Since 1989, a number of intellectual property cases have been determined using the Rogers test to decide if a creative work was infringing the rights of others. Lynn says the test is now law in the Second, Fifth, Sixth, Seventh, Ninth and Eleventh circuits.
“It's also been adopted by many other district courts,” Lynn said on April 30. “And really I'm not aware of any courts specifically rejecting Rogers.”
Bryce Coughlin of Fox Entertainment Group said when clearing titles for movies and television series the Rogers test does apply. There are some special considerations when it comes to films, however, including that single-title works can't yet receive trademark protection.
“That might be changing, actually. There was a recent unpublished decision that hinted that maybe you could acquire distinctiveness in a film title or a title of a single work,” Coughlin said at the Thursday morning session. “But to date that hasn't happened and it was an unpublished decision, so we'll have to see how that shakes out.”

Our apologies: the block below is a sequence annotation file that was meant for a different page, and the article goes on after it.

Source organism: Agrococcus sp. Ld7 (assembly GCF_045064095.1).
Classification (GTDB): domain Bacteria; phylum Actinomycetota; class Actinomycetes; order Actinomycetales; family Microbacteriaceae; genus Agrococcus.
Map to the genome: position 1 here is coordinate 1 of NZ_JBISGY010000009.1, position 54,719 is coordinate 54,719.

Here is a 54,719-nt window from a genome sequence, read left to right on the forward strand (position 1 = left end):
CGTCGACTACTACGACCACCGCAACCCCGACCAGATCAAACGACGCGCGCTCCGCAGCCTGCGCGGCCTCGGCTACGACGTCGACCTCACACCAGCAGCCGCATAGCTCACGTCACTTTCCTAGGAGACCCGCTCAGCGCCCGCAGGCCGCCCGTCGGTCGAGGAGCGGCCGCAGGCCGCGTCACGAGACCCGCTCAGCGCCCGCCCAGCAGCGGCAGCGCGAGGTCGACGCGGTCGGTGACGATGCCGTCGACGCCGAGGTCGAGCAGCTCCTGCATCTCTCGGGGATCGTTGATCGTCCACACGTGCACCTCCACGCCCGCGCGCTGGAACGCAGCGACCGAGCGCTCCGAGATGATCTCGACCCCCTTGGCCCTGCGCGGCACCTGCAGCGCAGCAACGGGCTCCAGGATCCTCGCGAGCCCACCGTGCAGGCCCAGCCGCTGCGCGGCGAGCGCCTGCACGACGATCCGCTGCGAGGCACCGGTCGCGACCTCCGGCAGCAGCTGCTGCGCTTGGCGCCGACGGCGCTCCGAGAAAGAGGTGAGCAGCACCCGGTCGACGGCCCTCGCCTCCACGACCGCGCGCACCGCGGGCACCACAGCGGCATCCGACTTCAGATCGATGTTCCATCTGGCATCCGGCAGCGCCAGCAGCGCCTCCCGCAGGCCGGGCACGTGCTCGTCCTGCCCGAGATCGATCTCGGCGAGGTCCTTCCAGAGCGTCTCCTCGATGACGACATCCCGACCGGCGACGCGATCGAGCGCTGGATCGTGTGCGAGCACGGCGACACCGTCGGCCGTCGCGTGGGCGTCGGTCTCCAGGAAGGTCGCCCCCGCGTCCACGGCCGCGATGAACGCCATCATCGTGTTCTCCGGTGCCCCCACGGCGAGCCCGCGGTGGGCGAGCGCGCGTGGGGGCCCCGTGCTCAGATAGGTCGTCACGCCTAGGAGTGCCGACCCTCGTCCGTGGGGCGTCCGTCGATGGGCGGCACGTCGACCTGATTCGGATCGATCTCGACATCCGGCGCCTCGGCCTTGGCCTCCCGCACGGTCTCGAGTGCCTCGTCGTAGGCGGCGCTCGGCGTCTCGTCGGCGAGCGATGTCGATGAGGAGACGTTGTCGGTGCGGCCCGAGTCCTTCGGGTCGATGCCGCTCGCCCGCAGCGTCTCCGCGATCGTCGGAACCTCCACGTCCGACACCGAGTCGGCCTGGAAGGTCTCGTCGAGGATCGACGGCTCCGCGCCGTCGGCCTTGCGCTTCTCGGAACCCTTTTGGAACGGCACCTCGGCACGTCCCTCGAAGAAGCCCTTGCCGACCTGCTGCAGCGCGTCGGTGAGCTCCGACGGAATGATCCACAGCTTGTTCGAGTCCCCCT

Coughlin referenced Fox's “Avatar” as a single-title film that could potentially acquire distinctiveness over time. “Avatar,” which had a worldwide box-office gross of more than $2.7 billion, is the highest grossing film of all time.
A title of a single film is not typically granted trademark protection, but it is currently possible for a title of a film series to become a trademark.
Coughlin said Fox's animated “Ice Age” franchise—the original movie and three sequels—is “starting to become a trademark.”